Speak a Second Language? Learn a Third!

June 14, 2014 | By Lorenzo Mejia

If there was ever a good time to learn a new language, it may be now.  Aging baby boomers looking for tools to ward off dementia may find an answer in their high school text books.

Research conducted at Edinburgh University shows that the mere attempt to learn a new language, no matter how poor a job you do at it, may help keep symptoms of dementia under control.  The research took years to complete.  Study leaders recruited participants aged 70 and over whose mother tongue was English and who could read and write in another language.  They also compared the IQs of these participants with their IQs from tests performed when they were children.  The results are that no matter what your age, the benefits of learning another language are the same.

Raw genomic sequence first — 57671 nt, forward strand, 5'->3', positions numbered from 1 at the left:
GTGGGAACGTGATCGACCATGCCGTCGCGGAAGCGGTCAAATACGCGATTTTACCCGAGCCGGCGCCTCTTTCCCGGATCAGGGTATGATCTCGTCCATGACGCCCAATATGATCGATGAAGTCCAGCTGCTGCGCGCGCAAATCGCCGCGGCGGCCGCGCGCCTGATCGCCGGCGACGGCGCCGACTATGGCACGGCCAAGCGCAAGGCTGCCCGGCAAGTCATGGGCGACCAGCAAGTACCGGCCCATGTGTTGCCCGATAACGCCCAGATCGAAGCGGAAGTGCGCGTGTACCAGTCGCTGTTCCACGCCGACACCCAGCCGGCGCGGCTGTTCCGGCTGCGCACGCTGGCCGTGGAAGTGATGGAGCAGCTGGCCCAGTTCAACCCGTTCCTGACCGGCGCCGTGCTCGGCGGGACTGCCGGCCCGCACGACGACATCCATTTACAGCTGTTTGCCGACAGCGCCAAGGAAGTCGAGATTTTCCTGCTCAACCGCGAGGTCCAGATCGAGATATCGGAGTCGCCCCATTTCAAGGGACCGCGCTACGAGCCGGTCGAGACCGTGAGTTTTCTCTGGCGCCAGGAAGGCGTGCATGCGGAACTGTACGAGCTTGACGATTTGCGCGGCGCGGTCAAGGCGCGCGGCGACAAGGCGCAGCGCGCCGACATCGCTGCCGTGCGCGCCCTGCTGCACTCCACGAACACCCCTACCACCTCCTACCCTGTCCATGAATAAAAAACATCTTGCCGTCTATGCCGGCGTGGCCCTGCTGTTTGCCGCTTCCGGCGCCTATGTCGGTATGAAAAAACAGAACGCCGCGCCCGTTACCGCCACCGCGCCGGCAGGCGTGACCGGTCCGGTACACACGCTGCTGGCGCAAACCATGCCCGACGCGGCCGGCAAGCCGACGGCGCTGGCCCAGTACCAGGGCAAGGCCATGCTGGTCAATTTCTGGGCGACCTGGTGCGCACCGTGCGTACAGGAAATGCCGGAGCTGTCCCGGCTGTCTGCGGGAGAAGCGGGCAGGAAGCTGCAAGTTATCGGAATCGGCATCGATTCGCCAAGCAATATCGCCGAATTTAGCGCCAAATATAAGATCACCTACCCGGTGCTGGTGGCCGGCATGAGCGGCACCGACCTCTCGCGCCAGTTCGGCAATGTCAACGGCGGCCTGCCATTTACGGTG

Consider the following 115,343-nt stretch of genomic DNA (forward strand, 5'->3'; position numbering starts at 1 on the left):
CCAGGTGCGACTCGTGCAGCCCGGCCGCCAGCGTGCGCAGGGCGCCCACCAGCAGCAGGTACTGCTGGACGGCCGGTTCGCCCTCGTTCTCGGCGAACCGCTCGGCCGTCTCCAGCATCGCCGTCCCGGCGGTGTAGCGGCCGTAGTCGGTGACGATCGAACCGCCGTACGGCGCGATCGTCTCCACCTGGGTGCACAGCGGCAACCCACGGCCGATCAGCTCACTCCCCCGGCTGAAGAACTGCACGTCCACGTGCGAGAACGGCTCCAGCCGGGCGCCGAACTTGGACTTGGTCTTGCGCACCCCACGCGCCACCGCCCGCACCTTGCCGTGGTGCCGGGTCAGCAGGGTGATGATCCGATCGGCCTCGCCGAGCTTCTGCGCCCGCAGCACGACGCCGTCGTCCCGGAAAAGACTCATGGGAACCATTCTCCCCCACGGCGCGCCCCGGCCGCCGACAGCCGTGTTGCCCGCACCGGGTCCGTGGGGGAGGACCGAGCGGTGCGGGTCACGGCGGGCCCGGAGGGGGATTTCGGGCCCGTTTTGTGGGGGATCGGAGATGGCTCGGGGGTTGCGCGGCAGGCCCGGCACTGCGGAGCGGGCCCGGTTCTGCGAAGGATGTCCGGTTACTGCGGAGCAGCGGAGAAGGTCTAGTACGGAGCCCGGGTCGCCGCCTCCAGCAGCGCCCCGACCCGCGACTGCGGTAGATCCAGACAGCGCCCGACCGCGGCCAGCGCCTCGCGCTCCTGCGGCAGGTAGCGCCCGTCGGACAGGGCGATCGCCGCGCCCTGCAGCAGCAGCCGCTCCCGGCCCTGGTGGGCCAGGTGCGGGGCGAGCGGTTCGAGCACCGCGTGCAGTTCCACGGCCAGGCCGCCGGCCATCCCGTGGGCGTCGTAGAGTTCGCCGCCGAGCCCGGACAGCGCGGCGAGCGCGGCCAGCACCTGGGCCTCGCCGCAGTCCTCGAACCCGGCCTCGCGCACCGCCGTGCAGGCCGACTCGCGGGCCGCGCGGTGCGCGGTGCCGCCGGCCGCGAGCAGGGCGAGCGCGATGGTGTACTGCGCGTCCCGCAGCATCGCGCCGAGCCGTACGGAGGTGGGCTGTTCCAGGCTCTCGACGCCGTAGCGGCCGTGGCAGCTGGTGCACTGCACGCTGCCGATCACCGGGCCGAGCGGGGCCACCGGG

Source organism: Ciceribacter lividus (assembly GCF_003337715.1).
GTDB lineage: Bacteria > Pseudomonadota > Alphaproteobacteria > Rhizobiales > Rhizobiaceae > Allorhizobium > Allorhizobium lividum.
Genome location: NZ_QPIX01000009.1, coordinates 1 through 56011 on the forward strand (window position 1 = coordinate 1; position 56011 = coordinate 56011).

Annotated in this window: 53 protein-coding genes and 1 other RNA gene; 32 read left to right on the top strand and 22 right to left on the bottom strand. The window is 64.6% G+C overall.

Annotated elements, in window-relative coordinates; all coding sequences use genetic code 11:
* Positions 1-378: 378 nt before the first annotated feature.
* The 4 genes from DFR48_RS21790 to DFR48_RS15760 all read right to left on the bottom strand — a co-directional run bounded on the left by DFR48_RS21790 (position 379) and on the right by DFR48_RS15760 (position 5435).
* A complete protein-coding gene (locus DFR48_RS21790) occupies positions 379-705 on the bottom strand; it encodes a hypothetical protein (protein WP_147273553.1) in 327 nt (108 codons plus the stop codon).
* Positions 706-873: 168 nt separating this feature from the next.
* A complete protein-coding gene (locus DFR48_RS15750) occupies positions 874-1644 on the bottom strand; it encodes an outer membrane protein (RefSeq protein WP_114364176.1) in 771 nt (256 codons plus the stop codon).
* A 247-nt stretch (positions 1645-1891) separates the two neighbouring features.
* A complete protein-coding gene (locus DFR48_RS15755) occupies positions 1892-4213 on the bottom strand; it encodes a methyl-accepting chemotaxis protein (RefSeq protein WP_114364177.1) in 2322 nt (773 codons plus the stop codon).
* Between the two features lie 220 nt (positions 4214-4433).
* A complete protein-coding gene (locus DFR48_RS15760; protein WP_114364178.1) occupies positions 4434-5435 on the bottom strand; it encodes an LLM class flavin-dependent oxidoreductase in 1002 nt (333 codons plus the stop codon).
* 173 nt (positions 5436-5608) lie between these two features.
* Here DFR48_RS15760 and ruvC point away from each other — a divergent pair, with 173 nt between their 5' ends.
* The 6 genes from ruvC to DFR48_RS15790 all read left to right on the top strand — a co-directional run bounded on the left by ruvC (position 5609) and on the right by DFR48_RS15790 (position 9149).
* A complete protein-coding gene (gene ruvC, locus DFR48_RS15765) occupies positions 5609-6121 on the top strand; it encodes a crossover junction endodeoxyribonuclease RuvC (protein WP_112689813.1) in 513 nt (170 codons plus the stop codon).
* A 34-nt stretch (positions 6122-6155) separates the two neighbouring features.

Each of the study volunteers were fond to have better than average IQ and performed more highly in cognitive tests that people who could only speak a one language.  Importantly, the study also found that those who learned a language later in life actually raised their intelligence.

Keeping our brains healthy is, in many ways, no different than exercising our bodies. We need to exercise and stay at it regularly.  The activity of struggling to find the right word, the right verb form, is hugely beneficial. If you already speak a foreign language, learn another one.  Researchers found that complete fluency does not challenge cognitive processes as much as the learning process itself.

 

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